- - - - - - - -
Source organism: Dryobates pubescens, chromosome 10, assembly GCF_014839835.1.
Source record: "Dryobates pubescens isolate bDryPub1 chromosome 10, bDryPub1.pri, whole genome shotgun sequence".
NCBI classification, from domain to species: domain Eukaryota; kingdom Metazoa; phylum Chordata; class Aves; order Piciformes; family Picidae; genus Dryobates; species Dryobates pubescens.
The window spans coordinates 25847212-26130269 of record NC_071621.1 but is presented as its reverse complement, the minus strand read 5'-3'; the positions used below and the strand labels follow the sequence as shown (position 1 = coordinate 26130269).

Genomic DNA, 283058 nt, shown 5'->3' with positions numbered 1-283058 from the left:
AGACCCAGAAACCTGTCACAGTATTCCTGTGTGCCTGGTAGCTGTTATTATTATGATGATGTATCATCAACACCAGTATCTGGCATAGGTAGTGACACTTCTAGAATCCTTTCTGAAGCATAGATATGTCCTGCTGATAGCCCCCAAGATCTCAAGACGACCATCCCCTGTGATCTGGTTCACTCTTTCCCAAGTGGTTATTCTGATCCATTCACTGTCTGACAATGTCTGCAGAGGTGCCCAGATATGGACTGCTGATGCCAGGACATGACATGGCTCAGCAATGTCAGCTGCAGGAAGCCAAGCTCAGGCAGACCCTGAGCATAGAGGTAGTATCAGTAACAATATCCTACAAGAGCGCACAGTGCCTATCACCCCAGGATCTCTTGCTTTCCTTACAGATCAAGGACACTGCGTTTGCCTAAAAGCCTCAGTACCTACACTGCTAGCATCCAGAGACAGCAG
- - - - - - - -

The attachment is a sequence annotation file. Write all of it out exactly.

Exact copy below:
Source organism: Dryobates pubescens, chromosome 10, assembly GCF_014839835.1.
Source record: "Dryobates pubescens isolate bDryPub1 chromosome 10, bDryPub1.pri, whole genome shotgun sequence".
NCBI classification, from domain to species: domain Eukaryota; kingdom Metazoa; phylum Chordata; class Aves; order Piciformes; family Picidae; genus Dryobates; species Dryobates pubescens.
The window spans coordinates 25847212-26130269 of record NC_071621.1 but is presented as its reverse complement, the minus strand read 5'-3'; the positions used below and the strand labels follow the sequence as shown (position 1 = coordinate 26130269).

Genomic DNA, 283058 nt, shown 5'->3' with positions numbered 1-283058 from the left:
AGACCCAGAAACCTGTCACAGTATTCCTGTGTGCCTGGTAGCTGTTATTATTATGATGATGTATCATCAACACCAGTATCTGGCATAGGTAGTGACACTTCTAGAATCCTTTCTGAAGCATAGATATGTCCTGCTGATAGCCCCCAAGATCTCAAGACGACCATCCCCTGTGATCTGGTTCACTCTTTCCCAAGTGGTTATTCTGATCCATTCACTGTCTGACAATGTCTGCAGAGGTGCCCAGATATGGACTGCTGATGCCAGGACATGACATGGCTCAGCAATGTCAGCTGCAGGAAGCCAAGCTCAGGCAGACCCTGAGCATAGAGGTAGTATCAGTAACAATATCCTACAAGAGCGCACAGTGCCTATCACCCCAGGATCTCTTGCTTTCCTTACAGATCAAGGACACTGCGTTTGCCTAAAAGCCTCAGTACCTACACTGCTAGCATCCAGAGACAGCAG